• 1 The evidence in the record, largely uncontradicted, is that the standing water and seepage problems of the plaintiffs began in 1974, some year and more before the shut-off of the tile and the construction of the dam. Laverne Brown testified that water backed up in 1974 and caused seepage problems in his basement. It was in response to this problem that he put in a retaining wall and raised his basement door a foot. This was clear evidence showing a connection between plaintiffs' problems and the filling of defendants' properties. There was also testimony from both Mr. and Mrs. Brown that some standing water problems on their other lots began four to five years before the trial, thus before the dam or cut-off of the tile. In addition, there is the testimony of expert Richard Tyson that the use of the fill has the effect of raising the water table on Lot 4. Contrary to defendants' conclusion that the latter testimony says nothing about standing water, it is obvious that if the water table is raised, the result logically is a greater increase in standing water after rains, since there is less soil available to absorb that water. We conclude that the clear evidence in the record supports the court's factual finding that the filling on Lots 5, 6, 7 and 8 has had the effect of obstructing the natural drainage off plaintiffs' lands and has caused standing water on their properties to their injury. As we have noted recently in similar cases, the trial court is in the best position to make factual determinations as to causation in drainage cases. (Ehrhart v. Reid (1979), 73 Ill. App.3d 824, 392 N.E.2d 435; Lindberg v. Lemenager (1979), 73 Ill. App.3d 623, 392 N.E.2d 382.) We find that the trial court's decision in the instant case that the fill caused injuries to plaintiffs is supported in the record.

• 2, 3 Given the adequate support in the record for its finding, the court was properly authorized to issue an injunction requiring defendants to remove the fill. Monetary damages are clearly inadequate to compensate the plaintiffs for the continuing injuries caused by the fill on defendants' properties. The defendants are not in a position to successfully argue the balancing of equities or costs where they presented no evidence in the case as to the costs of removing the fill. We will not presume, without any support in the record, that such removal will be prohibitively expensive and unjust to them. Additionally, we note that the trial court correctly found that the defendants' actions were intentionally taken in order to obstruct the natural drainage pattern with a resultant detriment to plaintiffs. Under the circumstances, the court's entry of a mandatory injunction requiring defendants to remove all obstructions was proper. Reviewing courts> have often rejected cost of compliance arguments in similar situations. Eberle v. Greene (1960), 18 Ill.2d 322, 163 N.E.2d 822; Deterding v. Central Illinois Public Service Co. (1924), 313 Ill. 562, 566; Hild v. Avland Development Co. (1977), 46 Ill. App.3d 173, 360 N.E.2d 785; Taubert v. Fleugel (1970), 122 Ill. App.2d 298, 258 N.E.2d 586.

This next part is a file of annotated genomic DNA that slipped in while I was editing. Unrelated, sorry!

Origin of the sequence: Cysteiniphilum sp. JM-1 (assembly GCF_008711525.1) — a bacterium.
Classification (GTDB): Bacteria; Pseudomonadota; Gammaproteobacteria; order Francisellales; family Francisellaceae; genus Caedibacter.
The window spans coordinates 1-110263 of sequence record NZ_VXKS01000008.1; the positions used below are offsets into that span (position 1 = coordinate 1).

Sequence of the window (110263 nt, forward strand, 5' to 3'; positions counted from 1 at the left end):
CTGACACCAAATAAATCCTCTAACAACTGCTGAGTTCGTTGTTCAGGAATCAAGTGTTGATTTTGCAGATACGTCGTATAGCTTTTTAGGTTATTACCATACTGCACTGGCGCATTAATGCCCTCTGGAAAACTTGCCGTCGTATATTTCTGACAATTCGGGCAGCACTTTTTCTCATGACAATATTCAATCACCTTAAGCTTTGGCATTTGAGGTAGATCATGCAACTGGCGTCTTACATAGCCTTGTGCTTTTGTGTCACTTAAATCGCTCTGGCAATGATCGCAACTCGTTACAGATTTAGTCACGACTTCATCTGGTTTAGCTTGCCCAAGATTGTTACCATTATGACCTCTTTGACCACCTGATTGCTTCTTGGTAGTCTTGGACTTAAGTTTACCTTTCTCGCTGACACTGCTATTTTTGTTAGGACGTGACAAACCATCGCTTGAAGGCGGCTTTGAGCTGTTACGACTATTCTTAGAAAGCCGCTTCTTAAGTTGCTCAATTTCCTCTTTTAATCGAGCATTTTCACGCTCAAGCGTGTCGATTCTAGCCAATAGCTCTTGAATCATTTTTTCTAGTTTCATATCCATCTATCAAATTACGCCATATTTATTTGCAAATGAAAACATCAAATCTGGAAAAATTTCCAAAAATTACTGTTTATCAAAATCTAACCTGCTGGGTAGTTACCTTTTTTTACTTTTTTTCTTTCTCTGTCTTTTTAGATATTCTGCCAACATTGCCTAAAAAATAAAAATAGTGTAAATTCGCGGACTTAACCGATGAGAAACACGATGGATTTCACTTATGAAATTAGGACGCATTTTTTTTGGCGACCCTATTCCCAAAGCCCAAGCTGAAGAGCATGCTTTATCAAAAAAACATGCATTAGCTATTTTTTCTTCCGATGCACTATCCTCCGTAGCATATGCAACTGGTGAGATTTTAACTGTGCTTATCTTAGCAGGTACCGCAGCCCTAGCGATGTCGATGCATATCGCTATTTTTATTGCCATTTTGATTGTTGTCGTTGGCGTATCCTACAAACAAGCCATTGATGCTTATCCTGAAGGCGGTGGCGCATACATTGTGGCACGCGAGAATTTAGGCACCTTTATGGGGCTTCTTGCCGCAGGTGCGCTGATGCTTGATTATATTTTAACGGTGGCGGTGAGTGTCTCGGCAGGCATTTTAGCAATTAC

The result of the court's actions in this case will be that the servient land owners, the Pontons, will be required again to accept drainage from the Browns' properties, as was the natural drainage prior to their various obstructionist procedures. This result is in accord with long-established Illinois drainage law. Gormley v. Sanford (1869), 52 Ill. 158, 162; Templeton v. Huss (1974), 57 Ill.2d 134, 311 N.E.2d 141.

For the reasons stated, the judgment of the Circuit Court of Kankakee County is affirmed.

Affirmed.

STENGEL and SCOTT, JJ., concur.

19800124